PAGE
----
Some classic cinema to tide you over Christmas
Christmas shouldn't just be the preserve of Die Hard and It's a Wonderful Life (although both absolutely must be watched annually). While everyone should indulge in some festive viewing, the holidays are also a good time to kick back and watch some quality classics. Here are eight Oscar-winning films you can watch right now on Netflix that you might want to consider.
Sidney Lumet's blistering satire about a TV network that exploits a deranged former news anchor in pursuit of profits. In its day this was a far-fetched black comedy; in recent years it's become strikingly prophetic.
Arguably the Coen's greatest masterpiece (and since expanded upon by two magnificent TV series), the story of a kidnapping gone wrong is the blackest of comedies set in the whitest of landscapes. A magnificent cast bring to life some of cinema's greatest characters.
Initial reports suggested this (then the most expensive film of all time) was dead in the water, but James Cameron confounded the critics with what became the biggest box office hit of all time (until he beat his own record with Avatar). Loved and hated in equal measure, there's no denying that Cameron is one of cinema's greatest action directors.
Butch Cassidy and the Sundance Kid (1969)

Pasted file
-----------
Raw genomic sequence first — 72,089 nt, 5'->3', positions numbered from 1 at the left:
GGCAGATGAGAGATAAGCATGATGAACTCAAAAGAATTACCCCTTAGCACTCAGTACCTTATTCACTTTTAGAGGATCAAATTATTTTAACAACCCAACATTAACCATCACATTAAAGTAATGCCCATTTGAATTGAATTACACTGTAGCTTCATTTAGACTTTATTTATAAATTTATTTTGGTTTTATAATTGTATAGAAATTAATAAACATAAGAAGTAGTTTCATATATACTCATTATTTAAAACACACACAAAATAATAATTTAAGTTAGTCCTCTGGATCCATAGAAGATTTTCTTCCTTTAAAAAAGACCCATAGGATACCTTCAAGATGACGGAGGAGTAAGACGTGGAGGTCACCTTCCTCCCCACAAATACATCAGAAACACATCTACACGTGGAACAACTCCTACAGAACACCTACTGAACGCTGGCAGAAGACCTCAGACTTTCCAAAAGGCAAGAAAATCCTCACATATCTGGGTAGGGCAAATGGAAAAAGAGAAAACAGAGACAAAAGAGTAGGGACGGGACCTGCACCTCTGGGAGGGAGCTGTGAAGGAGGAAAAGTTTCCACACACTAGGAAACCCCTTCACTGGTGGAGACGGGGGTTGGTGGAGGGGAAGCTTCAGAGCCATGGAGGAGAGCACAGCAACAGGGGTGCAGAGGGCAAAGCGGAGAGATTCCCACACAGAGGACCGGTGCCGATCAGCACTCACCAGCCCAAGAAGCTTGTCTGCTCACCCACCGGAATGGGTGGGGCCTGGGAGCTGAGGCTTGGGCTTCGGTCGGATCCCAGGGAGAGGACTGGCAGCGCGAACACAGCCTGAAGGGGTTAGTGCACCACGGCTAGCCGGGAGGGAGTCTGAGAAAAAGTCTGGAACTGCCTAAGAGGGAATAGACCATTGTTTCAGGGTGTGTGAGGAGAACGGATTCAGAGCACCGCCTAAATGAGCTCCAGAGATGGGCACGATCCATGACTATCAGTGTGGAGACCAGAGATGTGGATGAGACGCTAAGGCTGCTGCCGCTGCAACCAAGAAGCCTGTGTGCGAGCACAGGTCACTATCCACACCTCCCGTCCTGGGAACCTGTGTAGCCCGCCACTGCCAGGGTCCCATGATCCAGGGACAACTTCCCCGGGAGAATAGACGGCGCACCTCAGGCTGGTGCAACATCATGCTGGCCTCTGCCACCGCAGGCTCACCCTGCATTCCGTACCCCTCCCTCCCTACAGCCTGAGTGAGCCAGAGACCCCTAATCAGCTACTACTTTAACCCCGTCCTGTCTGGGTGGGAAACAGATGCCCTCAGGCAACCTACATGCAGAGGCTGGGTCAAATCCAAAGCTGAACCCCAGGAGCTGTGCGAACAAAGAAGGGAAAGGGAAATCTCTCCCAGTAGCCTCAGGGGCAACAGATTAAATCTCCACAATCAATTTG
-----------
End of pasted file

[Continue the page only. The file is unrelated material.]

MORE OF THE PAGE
It's easy to forget that Paul Newman and Robert Redford only made two films together (also The Sting), such is the incredible chemistry on display. This story of two Wild West fugitives on the run also has a cracking script and an unforgettable final scene.
Annie Hall (1977)
The last of Woody Allen's 'early, funny ones', Annie Hall is arguably the perfect romantic comedy with a deft script full of classic, quotable lines. A formidable cast (including supporting turns from Sigourney Weaver and Christopher Walken) are all on top form, and the central relationship is beautifully drawn.
Another classic from Sidney Lumet and a hark back to the times when Al Pacino was able to deliver a subtle performance. He's perfect here as real life NYPD officer Frank Serpico, the one good cop in a bad town, who risks his life to uncover a police force riddled with corruption.
In the Heat of the Night (1967)
Sidney Poitier goes head to head with Rod Steiger as a black police detective sent to investigate a murder in smalltown Mississippi. Norman Jewison's fiery drama reflected the racial politics of the time, particularly in the southern US, and it remains both shocking and sadly relevant.
To Kill a Mockingbird (1962)
Another exploration of racial injustice in America's deep south, this beloved drama features Gregory Peck in his signature role (also look out for a very young Robert Duvall). It was based on the late Harper Lee's only novel until last year's sequel/original draft, Go Set a Watchman, was controversially published.